This blog entry was contributed by Steven Spagnolo, an associate in the Privacy and Information Management group in Hogan Lovells’ Washington, DC office
The Federal Trade Commission (FTC) yesterday announced settlements with two online companies for deceptively collecting personal information from consumers. In the first enforcement action against the use of Flash cookies, the FTC alleged that ScanScout, an online behavioral advertiser that was recently acquired by Tremor Video, circumvented user choice by collecting information through Flash cookies even while telling consumers they could opt out of this collection through other means. In the case of Skid-e-Kids, a social networking website that targets children, the FTC alleged violations of both the FTC Act and Children’s Online Privacy Protection Act (“COPPA”) for the collection of personal information from children without parental consent.
Under the consent decree (PDF), the FTC barred ScanScout from misrepresenting its online information practices, including how consumers’ data is collected, used, shared, and disclosed, and required ScanScout to implement measures aimed at providing consumers with more effective notice of how their data is used and simplified methods by which consumers may opt out of such use.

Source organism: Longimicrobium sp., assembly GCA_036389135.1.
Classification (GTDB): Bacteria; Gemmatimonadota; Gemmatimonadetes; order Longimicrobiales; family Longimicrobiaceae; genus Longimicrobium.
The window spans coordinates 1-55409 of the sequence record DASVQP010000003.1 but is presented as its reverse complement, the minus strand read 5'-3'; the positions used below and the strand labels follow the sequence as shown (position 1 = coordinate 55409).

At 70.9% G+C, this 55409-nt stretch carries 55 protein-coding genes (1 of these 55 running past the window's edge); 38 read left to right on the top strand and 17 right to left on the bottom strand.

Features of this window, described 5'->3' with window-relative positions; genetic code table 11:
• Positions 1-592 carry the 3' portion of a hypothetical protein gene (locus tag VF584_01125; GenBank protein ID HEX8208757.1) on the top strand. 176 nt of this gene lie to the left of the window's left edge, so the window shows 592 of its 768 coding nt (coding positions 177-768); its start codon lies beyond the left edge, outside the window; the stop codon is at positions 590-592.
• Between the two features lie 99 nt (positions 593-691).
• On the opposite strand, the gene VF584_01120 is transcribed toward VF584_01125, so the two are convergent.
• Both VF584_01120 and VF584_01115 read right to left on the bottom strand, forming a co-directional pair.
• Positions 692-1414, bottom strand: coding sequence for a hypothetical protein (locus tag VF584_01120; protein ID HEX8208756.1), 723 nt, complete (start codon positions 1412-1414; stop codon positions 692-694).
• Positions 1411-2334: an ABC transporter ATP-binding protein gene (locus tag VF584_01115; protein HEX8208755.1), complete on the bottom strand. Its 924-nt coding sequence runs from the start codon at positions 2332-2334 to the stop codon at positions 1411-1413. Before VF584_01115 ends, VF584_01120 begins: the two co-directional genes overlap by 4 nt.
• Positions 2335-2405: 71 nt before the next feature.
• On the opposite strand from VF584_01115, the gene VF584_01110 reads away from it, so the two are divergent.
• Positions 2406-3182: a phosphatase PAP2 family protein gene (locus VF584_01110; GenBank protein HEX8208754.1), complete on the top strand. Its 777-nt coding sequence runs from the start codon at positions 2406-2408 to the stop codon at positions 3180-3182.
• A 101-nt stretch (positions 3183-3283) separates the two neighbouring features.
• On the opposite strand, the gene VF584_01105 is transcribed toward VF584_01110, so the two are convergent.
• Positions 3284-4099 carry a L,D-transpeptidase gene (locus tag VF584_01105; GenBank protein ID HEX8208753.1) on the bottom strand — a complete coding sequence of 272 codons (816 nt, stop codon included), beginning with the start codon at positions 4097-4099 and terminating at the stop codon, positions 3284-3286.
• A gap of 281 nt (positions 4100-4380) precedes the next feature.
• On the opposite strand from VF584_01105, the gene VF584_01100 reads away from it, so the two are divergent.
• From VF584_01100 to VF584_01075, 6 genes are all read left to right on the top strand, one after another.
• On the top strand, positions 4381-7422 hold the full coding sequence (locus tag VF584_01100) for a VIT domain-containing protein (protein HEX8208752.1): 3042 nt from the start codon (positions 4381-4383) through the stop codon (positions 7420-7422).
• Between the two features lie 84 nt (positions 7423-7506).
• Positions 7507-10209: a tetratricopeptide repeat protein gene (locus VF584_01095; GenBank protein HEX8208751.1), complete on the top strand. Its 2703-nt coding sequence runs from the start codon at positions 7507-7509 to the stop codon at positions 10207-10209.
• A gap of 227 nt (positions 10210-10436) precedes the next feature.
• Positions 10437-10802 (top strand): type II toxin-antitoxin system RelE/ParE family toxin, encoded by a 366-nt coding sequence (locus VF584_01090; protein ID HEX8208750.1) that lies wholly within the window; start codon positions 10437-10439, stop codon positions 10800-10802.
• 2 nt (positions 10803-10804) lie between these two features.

As a corollary, the FTC yesterday released a consumer education article, entitled “Cookies: Leaving a Trail on the Web (PDF),” which explains how cookies can monitor online activity and how users can control this monitoring, including a section on controlling Flash cookies.
Skid-e-Kids, the self-proclaimed “Facebook and Myspace for kids,” agreed to settle FTC charges that it violated the COPPA Rule and made deceptive claims in violation of Section 5 of the FTC Act.
The COPPA Rule requires that any collection, use, or disclosure of personally identifiable information of a child under 13 be preceded by verifiable parental consent. The FTC’s complaint (PDF) alleges that Skid-e-Kids collected personally identifiable information from approximately 5,600 underage users without first obtaining parental consent, a violation of the COPPA Rule. This enforcement action comes on the heels of the FTC’s recent proposal to amend the COPPA Rule aimed at keeping pace with developments in the online world, including the advent of social networks and the development of smartphone and geolocation technology.